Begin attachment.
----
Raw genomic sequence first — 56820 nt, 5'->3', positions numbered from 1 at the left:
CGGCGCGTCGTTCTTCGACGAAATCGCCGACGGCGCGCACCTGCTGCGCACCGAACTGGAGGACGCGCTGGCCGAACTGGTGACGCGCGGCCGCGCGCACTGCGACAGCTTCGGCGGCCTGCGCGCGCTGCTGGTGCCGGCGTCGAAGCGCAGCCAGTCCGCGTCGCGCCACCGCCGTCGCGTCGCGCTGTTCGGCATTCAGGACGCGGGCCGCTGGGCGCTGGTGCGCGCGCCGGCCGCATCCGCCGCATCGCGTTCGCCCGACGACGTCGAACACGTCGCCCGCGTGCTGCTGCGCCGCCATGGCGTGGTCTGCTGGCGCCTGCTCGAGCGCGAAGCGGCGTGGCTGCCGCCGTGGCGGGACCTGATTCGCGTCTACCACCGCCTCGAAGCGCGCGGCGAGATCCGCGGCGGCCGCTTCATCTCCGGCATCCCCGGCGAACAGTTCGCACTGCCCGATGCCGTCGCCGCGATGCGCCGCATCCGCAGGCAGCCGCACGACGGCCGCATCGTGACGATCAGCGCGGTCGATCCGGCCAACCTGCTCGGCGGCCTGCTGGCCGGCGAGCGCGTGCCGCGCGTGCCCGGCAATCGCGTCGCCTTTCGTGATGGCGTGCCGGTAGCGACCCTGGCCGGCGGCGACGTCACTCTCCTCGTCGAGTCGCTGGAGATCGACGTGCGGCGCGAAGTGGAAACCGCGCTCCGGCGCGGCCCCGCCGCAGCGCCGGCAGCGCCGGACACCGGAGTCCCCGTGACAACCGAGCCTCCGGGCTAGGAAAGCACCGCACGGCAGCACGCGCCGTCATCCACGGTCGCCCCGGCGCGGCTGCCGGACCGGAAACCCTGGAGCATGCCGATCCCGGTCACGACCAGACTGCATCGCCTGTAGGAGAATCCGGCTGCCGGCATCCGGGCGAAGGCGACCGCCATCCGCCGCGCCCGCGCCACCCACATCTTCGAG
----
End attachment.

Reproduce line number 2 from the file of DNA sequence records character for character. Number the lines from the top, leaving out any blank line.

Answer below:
CGGCGCGTCGTTCTTCGACGAAATCGCCGACGGCGCGCACCTGCTGCGCACCGAACTGGAGGACGCGCTGGCCGAACTGGTGACGCGCGGCCGCGCGCACTGCGACAGCTTCGGCGGCCTGCGCGCGCTGCTGGTGCCGGCGTCGAAGCGCAGCCAGTCCGCGTCGCGCCACCGCCGTCGCGTCGCGCTGTTCGGCATTCAGGACGCGGGCCGCTGGGCGCTGGTGCGCGCGCCGGCCGCATCCGCCGCATCGCGTTCGCCCGACGACGTCGAACACGTCGCCCGCGTGCTGCTGCGCCGCCATGGCGTGGTCTGCTGGCGCCTGCTCGAGCGCGAAGCGGCGTGGCTGCCGCCGTGGCGGGACCTGATTCGCGTCTACCACCGCCTCGAAGCGCGCGGCGAGATCCGCGGCGGCCGCTTCATCTCCGGCATCCCCGGCGAACAGTTCGCACTGCCCGATGCCGTCGCCGCGATGCGCCGCATCCGCAGGCAGCCGCACGACGGCCGCATCGTGACGATCAGCGCGGTCGATCCGGCCAACCTGCTCGGCGGCCTGCTGGCCGGCGAGCGCGTGCCGCGCGTGCCCGGCAATCGCGTCGCCTTTCGTGATGGCGTGCCGGTAGCGACCCTGGCCGGCGGCGACGTCACTCTCCTCGTCGAGTCGCTGGAGATCGACGTGCGGCGCGAAGTGGAAACCGCGCTCCGGCGCGGCCCCGCCGCAGCGCCGGCAGCGCCGGACACCGGAGTCCCCGTGACAACCGAGCCTCCGGGCTAGGAAAGCACCGCACGGCAGCACGCGCCGTCATCCACGGTCGCCCCGGCGCGGCTGCCGGACCGGAAACCCTGGAGCATGCCGATCCCGGTCACGACCAGACTGCATCGCCTGTAGGAGAATCCGGCTGCCGGCATCCGGGCGAAGGCGACCGCCATCCGCCGCGCCCGCGCCACCCACATCTTCGAG